Hiroyasu Ishida: Fumiko’s Confession And Rain Town

Very diverse body of work as you can see.

A while ago, while searching for obscure anime shorts I could use to bolster my hipster credit broaden my horizons I stumbled upon a little-known indie animator and manga artist by the name of Hiroyasu Ishida. His body of work thus far is fairly small, consisting only of two shorts. One is the wildly energetic Fumiko’s Confession, which cemented in my mind his great talent as a visual artist.

Now when I say that the short is wildly energetic, I mean it. It’s absolutely filled with kinetic energy, which actually made me just a bit dizzy. (I’m somewhat prone to motion sickness. ^^;;) This is in no small part due to the animation, which is absolutely full of motion lines and exaggerated movements, each of which flow together wonderfully along with the bright coloration to make Fumiko’s Confession the closest anime personification to a sugar high that I’ve ever encountered.

That said, there’s really not a lot to talk about with Fumiko’s Confession. Ishida doesn’t really get a chance to exercise his storytelling chops because the short is pretty much pure energy with very little more to offer. I ultimately must say that I prefer his next short, Rain Town, far more than Fumiko’s Confession.


Rain Town, in stark contrast to Fumiko’s Confession, is a slow, atmospheric work. Now that’s not to say that it’s somehow less engaging than Fumiko’s Confession, but its tactics for drawing the reader in a considerably different. There are often long, quiet shots of slick, empty streets or rain rippling across puddles. Roger Ebert, in his Grave Of The Fireflies review, described something called the “Pillow Shot,” a term taken from a concept in Japanese poetry called the “Pillow Word”. He describes it as a short word or phrase between two lines which exists as a sort of beat, establishing a unique pace for the poem. Similarly, in many Japanese films and anime there are many pillow shots which serve to establish a unique pace or atmosphere. In Ebert’s words, they in many ways serve as visual punctuation to a scene which they occupy.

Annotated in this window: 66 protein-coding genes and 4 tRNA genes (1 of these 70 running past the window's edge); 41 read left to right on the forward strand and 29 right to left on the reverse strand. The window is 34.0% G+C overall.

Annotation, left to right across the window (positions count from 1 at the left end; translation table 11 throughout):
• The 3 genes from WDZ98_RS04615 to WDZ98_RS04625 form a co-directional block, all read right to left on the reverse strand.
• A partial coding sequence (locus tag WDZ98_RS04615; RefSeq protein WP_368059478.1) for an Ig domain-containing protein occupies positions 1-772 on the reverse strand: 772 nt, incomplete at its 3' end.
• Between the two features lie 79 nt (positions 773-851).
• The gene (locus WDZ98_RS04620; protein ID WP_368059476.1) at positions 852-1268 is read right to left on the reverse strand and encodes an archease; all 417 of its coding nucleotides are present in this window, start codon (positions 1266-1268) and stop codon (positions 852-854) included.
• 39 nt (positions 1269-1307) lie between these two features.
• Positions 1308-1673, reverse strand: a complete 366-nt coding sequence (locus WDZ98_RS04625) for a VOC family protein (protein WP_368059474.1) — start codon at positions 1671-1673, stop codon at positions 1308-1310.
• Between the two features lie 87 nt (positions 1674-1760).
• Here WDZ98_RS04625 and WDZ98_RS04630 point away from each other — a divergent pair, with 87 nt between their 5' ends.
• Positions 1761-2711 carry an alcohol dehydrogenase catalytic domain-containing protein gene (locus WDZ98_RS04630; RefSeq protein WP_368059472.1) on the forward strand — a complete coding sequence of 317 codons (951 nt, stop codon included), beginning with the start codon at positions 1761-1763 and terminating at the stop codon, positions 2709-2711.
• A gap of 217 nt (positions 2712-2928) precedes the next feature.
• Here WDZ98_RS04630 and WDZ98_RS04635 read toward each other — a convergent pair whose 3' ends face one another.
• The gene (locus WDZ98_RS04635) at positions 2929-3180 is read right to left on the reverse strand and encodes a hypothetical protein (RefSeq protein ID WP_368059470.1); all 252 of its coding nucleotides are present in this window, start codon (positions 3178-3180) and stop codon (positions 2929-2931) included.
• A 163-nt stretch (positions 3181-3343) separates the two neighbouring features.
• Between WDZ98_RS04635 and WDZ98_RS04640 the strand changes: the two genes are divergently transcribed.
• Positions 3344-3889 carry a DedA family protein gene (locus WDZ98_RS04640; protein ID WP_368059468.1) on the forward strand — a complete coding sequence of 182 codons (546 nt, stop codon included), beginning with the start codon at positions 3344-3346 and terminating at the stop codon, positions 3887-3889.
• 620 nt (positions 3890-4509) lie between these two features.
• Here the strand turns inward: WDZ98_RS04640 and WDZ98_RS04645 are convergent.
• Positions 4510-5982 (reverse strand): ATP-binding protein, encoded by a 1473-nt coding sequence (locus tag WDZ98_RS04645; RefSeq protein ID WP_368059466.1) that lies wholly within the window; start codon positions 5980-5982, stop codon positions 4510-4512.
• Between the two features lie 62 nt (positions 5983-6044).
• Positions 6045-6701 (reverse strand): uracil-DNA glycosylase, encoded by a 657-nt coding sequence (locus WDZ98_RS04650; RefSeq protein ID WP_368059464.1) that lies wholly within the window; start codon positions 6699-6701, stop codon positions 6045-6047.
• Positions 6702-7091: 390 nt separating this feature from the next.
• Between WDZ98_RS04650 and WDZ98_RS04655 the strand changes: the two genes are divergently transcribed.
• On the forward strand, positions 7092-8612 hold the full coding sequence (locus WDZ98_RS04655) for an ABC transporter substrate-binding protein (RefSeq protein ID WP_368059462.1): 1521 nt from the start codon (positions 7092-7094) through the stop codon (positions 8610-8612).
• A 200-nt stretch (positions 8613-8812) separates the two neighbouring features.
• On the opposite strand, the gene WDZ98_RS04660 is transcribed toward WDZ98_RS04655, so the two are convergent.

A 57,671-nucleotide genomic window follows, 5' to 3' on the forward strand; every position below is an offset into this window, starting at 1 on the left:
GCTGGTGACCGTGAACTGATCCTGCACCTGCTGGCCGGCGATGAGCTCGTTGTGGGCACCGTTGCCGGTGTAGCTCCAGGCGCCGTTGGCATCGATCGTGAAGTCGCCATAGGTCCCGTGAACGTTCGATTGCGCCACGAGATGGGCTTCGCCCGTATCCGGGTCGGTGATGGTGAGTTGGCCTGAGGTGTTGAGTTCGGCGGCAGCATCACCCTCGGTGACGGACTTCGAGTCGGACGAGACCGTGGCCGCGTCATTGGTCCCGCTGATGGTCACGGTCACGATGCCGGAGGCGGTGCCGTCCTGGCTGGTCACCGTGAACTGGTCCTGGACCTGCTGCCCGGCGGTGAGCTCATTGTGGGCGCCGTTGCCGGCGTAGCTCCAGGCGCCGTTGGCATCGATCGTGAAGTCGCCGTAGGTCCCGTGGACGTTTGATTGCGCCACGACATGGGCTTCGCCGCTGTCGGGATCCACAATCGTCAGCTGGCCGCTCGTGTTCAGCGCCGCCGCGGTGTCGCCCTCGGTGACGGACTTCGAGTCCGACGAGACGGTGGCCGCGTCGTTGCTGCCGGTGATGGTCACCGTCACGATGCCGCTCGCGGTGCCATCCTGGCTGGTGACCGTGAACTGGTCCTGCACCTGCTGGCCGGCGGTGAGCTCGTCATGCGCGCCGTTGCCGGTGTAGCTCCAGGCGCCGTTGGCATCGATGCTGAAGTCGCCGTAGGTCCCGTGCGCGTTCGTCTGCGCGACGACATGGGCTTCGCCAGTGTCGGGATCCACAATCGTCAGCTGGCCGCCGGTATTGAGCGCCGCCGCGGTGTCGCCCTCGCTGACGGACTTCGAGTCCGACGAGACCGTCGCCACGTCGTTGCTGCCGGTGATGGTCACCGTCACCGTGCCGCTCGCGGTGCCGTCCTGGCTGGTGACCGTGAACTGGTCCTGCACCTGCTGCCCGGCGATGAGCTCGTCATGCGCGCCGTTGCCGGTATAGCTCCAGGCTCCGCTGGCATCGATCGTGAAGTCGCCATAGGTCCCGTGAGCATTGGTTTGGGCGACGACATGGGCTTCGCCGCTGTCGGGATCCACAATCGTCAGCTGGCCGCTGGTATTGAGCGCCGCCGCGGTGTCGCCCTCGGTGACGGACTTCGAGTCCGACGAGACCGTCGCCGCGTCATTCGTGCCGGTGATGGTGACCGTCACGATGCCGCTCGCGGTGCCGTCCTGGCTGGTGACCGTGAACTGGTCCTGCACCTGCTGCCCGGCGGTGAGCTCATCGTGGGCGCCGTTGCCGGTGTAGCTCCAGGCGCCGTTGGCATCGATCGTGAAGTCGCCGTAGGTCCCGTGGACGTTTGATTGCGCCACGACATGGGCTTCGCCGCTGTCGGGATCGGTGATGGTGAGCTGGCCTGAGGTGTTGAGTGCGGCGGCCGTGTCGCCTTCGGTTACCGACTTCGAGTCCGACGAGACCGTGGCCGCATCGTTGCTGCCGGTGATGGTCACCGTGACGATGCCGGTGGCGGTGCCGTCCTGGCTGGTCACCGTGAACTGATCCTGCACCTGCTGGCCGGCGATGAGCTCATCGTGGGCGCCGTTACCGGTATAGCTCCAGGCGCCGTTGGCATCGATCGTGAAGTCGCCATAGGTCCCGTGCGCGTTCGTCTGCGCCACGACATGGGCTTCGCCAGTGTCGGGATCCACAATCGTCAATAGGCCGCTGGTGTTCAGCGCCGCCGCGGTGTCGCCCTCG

The attention to detail in Rain Town is wonderful.

Rain Town makes very effective use of the pillow shot, using it to paint for the viewer a cool, somewhat earthy atmosphere. It also does an effective job at worldbuilding. In some ways I am reminded of the Pixar film Wall-E in that so much is said about the characters and the world they occupy, but not a single word ever needs to be spoken. To me, that’s the height of storytelling skill. Many anime get bogged down in pretentious monologues about humanity or reality or whatever topic the author chooses to rail on about, which is fine and all, but it’s nice and refreshing to see a work that can communicate its story so subtly.

The story itself is very cute as well, if a bit depressing. It’s a tale of a robot who makes friends with a young girl, but believes in the eventuality of their separation due to an experience with another young girl, and so instead of allowing this girl to break his heart again, he breaks himself. One thing that really impressed me was how they managed to communicate emotion with the robot. Its entire facial repertoire consists of just two blinking dots but somehow through a combination of atmospheric visuals and the stellar soundtrack we come to empathize with the robot’s plight despite its lack of… Well… Emoting. I thought that was kinda cool.

Poor guy. =[

So while I haven’t really been able to pin down a distinct style with Ishida outside of a few visual similarities, Fumiko’s Confsssion and Rain Town have both intrigued me enough to want to see more from him. If you haven’t seen any of his work I’d definitely recommend it at the very least for its visual beauty and atmosphere.


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